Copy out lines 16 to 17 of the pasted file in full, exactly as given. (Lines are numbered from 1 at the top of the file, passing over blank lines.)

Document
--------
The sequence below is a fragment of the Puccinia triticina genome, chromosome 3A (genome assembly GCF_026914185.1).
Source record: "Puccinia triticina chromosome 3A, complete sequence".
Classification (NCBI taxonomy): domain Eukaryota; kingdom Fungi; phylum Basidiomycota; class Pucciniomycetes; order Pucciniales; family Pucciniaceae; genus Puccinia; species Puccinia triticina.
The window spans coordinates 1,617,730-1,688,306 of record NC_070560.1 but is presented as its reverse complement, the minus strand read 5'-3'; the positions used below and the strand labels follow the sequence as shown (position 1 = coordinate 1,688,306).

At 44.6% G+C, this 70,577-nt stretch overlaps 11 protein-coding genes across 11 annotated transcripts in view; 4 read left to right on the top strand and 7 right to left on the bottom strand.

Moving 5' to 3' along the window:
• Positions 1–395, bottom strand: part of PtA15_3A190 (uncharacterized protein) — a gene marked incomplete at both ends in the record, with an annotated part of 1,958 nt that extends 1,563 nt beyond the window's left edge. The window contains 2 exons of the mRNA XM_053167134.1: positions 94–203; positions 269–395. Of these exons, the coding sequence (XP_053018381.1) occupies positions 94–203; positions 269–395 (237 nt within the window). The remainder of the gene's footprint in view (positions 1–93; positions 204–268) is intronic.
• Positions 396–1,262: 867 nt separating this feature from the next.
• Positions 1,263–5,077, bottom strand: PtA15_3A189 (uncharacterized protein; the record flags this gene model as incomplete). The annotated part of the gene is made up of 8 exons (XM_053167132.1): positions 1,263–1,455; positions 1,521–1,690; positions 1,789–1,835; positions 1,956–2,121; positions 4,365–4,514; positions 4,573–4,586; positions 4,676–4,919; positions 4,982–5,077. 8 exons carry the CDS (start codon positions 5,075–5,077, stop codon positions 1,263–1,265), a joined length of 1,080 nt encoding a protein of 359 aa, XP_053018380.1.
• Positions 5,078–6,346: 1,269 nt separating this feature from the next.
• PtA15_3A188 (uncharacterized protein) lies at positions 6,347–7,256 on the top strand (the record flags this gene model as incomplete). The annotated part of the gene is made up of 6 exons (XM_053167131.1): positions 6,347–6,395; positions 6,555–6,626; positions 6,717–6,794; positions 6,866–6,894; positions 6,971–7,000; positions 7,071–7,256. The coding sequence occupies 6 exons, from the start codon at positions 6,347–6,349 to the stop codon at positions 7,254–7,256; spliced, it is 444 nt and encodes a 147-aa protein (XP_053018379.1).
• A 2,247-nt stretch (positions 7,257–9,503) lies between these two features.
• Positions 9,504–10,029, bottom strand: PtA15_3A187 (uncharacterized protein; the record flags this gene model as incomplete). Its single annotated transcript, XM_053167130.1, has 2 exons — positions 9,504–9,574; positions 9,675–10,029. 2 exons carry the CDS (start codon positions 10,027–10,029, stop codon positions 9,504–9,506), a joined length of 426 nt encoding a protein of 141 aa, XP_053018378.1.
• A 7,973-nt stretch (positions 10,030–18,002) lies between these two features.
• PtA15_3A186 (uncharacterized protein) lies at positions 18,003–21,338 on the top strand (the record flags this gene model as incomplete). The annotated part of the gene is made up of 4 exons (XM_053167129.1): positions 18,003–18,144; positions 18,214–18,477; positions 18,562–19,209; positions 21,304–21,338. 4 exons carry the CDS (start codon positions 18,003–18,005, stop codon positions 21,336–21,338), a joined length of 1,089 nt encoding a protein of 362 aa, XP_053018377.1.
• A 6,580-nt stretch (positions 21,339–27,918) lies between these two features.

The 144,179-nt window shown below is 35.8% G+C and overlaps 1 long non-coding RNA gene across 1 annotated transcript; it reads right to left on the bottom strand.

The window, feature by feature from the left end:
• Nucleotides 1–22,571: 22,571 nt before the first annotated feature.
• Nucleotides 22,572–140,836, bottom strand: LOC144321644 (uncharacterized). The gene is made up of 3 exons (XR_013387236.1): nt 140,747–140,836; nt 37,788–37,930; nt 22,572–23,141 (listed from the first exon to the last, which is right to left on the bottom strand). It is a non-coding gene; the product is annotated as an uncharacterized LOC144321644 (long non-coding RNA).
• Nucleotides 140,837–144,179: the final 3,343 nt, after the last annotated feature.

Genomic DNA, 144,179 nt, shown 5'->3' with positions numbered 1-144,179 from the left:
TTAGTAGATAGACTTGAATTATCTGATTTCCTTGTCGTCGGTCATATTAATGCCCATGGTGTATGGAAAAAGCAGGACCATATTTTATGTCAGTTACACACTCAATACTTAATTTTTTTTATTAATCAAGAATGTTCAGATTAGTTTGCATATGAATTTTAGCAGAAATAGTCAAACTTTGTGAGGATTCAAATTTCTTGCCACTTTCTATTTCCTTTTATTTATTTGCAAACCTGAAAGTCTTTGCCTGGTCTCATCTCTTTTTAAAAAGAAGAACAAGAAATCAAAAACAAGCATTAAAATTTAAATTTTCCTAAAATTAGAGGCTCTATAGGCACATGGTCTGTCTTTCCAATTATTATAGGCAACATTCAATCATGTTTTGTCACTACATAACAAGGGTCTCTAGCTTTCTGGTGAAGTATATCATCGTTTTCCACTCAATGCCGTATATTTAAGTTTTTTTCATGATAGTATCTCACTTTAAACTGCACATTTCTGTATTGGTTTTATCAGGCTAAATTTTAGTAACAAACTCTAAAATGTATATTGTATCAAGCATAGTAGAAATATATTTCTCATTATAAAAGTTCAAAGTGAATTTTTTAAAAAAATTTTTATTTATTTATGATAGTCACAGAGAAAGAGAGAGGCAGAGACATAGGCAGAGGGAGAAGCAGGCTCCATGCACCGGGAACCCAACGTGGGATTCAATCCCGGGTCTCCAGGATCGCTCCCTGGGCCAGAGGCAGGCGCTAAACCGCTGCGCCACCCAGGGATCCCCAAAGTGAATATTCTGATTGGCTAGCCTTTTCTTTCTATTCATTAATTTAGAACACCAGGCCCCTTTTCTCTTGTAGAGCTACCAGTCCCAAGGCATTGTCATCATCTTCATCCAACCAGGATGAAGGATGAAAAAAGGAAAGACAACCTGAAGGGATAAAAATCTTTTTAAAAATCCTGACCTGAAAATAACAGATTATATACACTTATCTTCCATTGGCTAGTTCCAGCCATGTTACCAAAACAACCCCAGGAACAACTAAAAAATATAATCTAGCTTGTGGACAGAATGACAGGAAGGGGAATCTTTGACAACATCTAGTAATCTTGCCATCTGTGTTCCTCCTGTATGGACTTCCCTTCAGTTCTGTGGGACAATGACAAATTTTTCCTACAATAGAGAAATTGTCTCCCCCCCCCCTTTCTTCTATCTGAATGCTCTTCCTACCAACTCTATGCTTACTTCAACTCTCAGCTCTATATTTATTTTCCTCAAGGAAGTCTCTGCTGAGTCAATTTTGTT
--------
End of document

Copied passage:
• A 6,580-nt stretch (positions 21,339–27,918) lies between these two features.

The 144,179-nt window shown below is 35.8% G+C and overlaps 1 long non-coding RNA gene across 1 annotated transcript; it reads right to left on the bottom strand.